- 1993: Kiss of the Spider Woman (starring Brent Carver, Anthony Crivello and Chita Rivera) in London and on Broadway.
- 1994: Damn Yankees (starring Bebe Neuwirth and Victor Garber) on Broadway.
- 1994: She Loves Me (starring Boyd Gaines and Judy Kuhn) on Broadway.
- 1995: Victor/Victoria (starring Julie Andrews and Tony Roberts) on Broadway.
- 1996: Mrs. Santa Claus (starring Angela Lansbury) for television.
- 1998: Cabaret (starring Alan Cumming and Natasha Richardson) on Broadway.
- 1999: Little Me (starring Martin Short and Faith Prince) on Broadway.
- 1999: Rodgers & Hammerstein's Cinderella (featuring Brandy, Jason Alexander, Whoopi Goldberg, Whitney Houston, Victor Garber, Paolo Montalban, and Bernadette Peters) for television.
- 1999: Annie (featuring Alicia Morton, Victor Garber, Kathy Bates, Kristin Chenoweth, Audra McDonald, and Alan Cumming) for television.
- 2002: Chicago (starring Renée Zellweger, Catherine Zeta-Jones, and Richard Gere) on the big screen.
- In May 1975, Chicago opened at the 46th Street Theatre and ran for 936 performances. With music by John Kander and lyrics by Fred Ebb, it was based on the Maurine Dallas Watkins play by the same name which opened at the Music Box Theatre in December 1926, ran for 127 performances, and was made into a silent film in 1927. The musical's original production was directed, choreographed, and co-written by Bob Fosse, who modeled many of its heavily-stylized production numbers on old vaudeville acts. The original cast was headed by Gwen Verdon (Fosse's wife), Jerry Orbach, and Chita Rivera.
- In May 1982, Nine opened at the same theatre and ran for 729 performances. With a book by Arthur Kopit and Mario Fratti, Nine starred Raul Julia as Guido Contini and marked the Broadway debut of songwriter Maury Yeston. Based on Federico Fellini's autobiographical film 8-1/2, the show was directed by Tommy Tune and choreographed by his long-time associate, Thommie Walsh. Like Chicago, Nine was very much a "concept" (as opposed to a "book") show in which a single male was surrounded by 24 actresses representing every facet of a woman's beauty, strength, and power.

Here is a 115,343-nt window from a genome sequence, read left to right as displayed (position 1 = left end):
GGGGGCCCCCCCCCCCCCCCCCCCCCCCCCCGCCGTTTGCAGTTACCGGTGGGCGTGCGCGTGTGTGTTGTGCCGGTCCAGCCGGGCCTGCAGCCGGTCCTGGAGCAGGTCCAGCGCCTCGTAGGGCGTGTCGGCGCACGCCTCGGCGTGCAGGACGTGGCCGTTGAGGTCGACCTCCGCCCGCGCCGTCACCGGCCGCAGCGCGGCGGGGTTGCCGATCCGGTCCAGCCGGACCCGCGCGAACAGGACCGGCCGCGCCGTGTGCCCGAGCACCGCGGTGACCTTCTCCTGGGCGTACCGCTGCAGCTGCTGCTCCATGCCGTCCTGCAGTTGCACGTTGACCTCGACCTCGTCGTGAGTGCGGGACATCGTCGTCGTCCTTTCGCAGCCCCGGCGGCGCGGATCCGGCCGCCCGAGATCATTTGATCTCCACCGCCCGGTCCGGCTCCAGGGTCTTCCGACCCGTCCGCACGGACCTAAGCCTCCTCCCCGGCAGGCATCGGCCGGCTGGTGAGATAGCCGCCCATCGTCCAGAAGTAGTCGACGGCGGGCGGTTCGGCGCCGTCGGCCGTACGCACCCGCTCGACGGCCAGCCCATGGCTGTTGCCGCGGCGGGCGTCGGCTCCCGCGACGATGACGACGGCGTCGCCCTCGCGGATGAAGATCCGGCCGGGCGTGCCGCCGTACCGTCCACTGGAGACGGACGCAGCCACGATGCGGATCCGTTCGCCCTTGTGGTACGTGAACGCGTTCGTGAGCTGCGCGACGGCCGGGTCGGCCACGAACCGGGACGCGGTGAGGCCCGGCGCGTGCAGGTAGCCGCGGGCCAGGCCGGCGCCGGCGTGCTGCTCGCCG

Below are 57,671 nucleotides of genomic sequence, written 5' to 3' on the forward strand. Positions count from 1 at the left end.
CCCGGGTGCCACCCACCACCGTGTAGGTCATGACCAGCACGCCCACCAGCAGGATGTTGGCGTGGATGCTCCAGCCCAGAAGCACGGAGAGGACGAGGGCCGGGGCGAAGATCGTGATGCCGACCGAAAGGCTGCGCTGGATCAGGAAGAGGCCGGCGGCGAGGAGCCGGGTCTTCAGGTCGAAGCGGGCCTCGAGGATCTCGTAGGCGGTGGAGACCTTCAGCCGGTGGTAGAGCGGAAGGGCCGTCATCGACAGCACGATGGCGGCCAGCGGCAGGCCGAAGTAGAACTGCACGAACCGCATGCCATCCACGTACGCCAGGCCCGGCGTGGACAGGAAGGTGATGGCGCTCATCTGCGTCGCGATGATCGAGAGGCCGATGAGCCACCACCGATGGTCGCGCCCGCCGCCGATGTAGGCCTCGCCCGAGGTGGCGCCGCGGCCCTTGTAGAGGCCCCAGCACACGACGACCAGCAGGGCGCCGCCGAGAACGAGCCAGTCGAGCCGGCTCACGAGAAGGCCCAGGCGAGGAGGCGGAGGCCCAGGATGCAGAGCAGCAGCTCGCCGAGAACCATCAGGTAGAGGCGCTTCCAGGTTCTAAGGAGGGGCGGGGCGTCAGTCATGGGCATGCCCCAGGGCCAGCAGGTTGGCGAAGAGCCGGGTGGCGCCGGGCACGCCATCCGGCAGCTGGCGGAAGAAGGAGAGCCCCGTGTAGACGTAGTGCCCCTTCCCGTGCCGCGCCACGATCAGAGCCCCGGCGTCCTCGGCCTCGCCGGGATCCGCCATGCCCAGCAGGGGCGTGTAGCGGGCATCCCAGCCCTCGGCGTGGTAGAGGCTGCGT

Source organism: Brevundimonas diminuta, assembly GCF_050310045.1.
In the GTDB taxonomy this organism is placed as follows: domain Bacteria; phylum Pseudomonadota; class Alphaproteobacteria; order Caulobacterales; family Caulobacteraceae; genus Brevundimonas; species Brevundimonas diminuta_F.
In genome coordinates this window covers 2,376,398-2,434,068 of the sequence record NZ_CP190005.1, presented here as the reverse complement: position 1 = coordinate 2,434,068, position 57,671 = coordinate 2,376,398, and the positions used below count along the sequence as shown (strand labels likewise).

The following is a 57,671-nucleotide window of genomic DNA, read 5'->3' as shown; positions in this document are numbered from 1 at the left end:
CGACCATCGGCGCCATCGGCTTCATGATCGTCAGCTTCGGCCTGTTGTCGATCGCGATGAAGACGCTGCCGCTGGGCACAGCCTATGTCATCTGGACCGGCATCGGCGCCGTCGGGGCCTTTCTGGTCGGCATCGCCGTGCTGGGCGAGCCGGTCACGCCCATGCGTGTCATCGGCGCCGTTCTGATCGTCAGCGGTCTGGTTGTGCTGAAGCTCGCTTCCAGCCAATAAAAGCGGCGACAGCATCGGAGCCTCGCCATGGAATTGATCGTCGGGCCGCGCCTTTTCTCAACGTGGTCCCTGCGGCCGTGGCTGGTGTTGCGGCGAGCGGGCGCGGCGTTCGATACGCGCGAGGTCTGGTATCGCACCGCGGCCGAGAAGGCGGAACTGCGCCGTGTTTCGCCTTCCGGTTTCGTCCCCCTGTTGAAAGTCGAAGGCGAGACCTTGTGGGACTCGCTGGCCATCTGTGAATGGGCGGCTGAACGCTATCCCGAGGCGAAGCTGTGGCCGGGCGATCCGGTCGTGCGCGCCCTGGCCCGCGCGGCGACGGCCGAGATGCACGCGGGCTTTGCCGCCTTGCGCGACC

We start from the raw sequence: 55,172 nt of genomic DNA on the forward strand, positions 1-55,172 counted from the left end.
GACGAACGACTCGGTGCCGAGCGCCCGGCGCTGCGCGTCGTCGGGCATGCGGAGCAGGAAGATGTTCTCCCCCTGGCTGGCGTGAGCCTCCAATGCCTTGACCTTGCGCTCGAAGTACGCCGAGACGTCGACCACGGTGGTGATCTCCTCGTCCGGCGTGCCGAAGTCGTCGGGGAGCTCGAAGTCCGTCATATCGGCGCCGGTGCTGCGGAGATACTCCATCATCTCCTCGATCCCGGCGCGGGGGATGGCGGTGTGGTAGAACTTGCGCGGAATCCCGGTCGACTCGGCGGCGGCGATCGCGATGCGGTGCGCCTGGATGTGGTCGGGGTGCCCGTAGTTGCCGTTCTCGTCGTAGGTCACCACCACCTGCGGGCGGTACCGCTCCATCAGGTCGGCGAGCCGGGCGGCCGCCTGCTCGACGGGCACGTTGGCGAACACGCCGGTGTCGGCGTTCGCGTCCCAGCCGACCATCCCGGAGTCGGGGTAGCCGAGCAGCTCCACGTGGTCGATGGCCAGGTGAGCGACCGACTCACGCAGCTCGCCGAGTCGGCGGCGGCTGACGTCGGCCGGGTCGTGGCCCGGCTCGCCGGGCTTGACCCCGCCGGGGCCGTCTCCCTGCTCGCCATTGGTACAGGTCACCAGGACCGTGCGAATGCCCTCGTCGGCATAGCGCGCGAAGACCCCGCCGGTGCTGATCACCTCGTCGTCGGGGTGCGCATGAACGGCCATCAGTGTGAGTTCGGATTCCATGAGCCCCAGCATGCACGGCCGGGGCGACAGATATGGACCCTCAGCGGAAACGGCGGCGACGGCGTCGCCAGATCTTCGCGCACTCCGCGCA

- A revival of Chicago that started out as part of the the New York City Center's popular Encores! Great American Musicals in Concert program transferred to the newly renamed Richard Rodgers Theatre on November 14, 1996. Since 2003, this production has been a long-time tenant at the Ambassador Theatre on West 49th Street. So far, this revival has logged more than 5,400 performances.
- In March 2003, a revival of Nine (starring Antonio Banderas) opened across the street from the Ambassador at the Eugene O'Neill Theatre and ran for 283 performances.
- As a dancer, choreographer, and director, Marshall knows his way around the vocabulary and literature of the Broadway musical.
- Unlike traditional book musicals (My Fair Lady, The Sound of Music), Chicago and Nine were highly stylized stage productions closely identified with the directorial styles of their creators.
- In the film versions of Chicago and Nine, Marshall used a lot of quick cuts to move the action along in a way that was simply not possible in the original stage version of each show.
- Marshall also succeeded in transforming carefully choreographed stage numbers to the screen by drenching them in as much wretched excess they could stand. As Mae West used to purr: "Too much of a good thing can be wonderful."
- In the process of moving each stage musical to the screen, Marshall was able to clarify a lot of moments for the audience, broaden the visual range of the story, and heighten the level of excitement.
- Last, but certainly not least: Many of today's entertainment pundits did not see the original Broadway productions of Chicago and Nine.
"No one ever perceives the real world. Each person simply calls private, personal fantasies The Truth. Dreams are the only reality. My films are often based on my dreams. When I wake up, I put them down as funny little drawings. The difference is that I know I live in a fantasy world. I prefer it that way and resent anything that disturbs my vision.
For me, making films is making love. I’m most alive when I’m directing. But before I started making 8½, something happened to me which I always feared could happen. And when it did, it was more terrible that I could ever have imagined. I suffered my greatest fear: director’s block. Director’s block is like writer’s block, except that it’s public rather than private. My 8½ crew called me ‘the magician,’ but the film I was going to make had fled from me. I considered abandoning it, but I could not let all of those people down who believed I was a magician. It came to me that I should make a film about a director who has director’s block."
Composer Maury Yeston, who revised his original Broadway score for the film version, makes some interesting observations about the process: